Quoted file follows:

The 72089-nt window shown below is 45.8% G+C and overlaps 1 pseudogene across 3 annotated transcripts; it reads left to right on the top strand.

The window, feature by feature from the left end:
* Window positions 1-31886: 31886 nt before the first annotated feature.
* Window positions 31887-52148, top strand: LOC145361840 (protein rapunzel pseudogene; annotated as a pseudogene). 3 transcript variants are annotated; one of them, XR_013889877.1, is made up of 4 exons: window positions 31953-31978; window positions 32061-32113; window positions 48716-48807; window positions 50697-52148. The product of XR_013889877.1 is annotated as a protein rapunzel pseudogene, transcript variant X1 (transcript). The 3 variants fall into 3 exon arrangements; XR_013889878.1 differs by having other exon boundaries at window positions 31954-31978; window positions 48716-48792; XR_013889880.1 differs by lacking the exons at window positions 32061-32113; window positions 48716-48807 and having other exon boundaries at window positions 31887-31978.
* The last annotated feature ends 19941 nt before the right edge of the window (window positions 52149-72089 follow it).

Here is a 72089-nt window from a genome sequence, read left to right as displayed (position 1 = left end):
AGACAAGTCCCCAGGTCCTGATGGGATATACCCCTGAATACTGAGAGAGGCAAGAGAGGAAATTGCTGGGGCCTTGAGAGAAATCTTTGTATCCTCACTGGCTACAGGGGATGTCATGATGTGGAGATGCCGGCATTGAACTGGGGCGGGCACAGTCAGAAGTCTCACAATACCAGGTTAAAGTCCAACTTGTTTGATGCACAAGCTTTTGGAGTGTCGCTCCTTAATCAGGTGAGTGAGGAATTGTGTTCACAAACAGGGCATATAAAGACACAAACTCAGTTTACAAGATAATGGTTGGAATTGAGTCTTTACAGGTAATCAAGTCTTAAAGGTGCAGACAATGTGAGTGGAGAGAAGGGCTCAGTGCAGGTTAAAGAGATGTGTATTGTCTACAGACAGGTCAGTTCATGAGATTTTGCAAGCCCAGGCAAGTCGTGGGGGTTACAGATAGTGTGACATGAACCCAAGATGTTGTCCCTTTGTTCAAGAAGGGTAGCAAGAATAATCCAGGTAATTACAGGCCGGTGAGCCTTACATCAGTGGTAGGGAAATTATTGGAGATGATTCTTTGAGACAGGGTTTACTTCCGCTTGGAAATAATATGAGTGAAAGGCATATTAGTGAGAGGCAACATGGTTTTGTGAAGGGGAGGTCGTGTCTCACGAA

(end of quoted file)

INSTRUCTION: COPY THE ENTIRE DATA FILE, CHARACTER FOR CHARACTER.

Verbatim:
The 72089-nt window shown below is 45.8% G+C and overlaps 1 pseudogene across 3 annotated transcripts; it reads left to right on the top strand.

The window, feature by feature from the left end:
* Window positions 1-31886: 31886 nt before the first annotated feature.
* Window positions 31887-52148, top strand: LOC145361840 (protein rapunzel pseudogene; annotated as a pseudogene). 3 transcript variants are annotated; one of them, XR_013889877.1, is made up of 4 exons: window positions 31953-31978; window positions 32061-32113; window positions 48716-48807; window positions 50697-52148. The product of XR_013889877.1 is annotated as a protein rapunzel pseudogene, transcript variant X1 (transcript). The 3 variants fall into 3 exon arrangements; XR_013889878.1 differs by having other exon boundaries at window positions 31954-31978; window positions 48716-48792; XR_013889880.1 differs by lacking the exons at window positions 32061-32113; window positions 48716-48807 and having other exon boundaries at window positions 31887-31978.
* The last annotated feature ends 19941 nt before the right edge of the window (window positions 52149-72089 follow it).

Here is a 72089-nt window from a genome sequence, read left to right as displayed (position 1 = left end):
AGACAAGTCCCCAGGTCCTGATGGGATATACCCCTGAATACTGAGAGAGGCAAGAGAGGAAATTGCTGGGGCCTTGAGAGAAATCTTTGTATCCTCACTGGCTACAGGGGATGTCATGATGTGGAGATGCCGGCATTGAACTGGGGCGGGCACAGTCAGAAGTCTCACAATACCAGGTTAAAGTCCAACTTGTTTGATGCACAAGCTTTTGGAGTGTCGCTCCTTAATCAGGTGAGTGAGGAATTGTGTTCACAAACAGGGCATATAAAGACACAAACTCAGTTTACAAGATAATGGTTGGAATTGAGTCTTTACAGGTAATCAAGTCTTAAAGGTGCAGACAATGTGAGTGGAGAGAAGGGCTCAGTGCAGGTTAAAGAGATGTGTATTGTCTACAGACAGGTCAGTTCATGAGATTTTGCAAGCCCAGGCAAGTCGTGGGGGTTACAGATAGTGTGACATGAACCCAAGATGTTGTCCCTTTGTTCAAGAAGGGTAGCAAGAATAATCCAGGTAATTACAGGCCGGTGAGCCTTACATCAGTGGTAGGGAAATTATTGGAGATGATTCTTTGAGACAGGGTTTACTTCCGCTTGGAAATAATATGAGTGAAAGGCATATTAGTGAGAGGCAACATGGTTTTGTGAAGGGGAGGTCGTGTCTCACGAA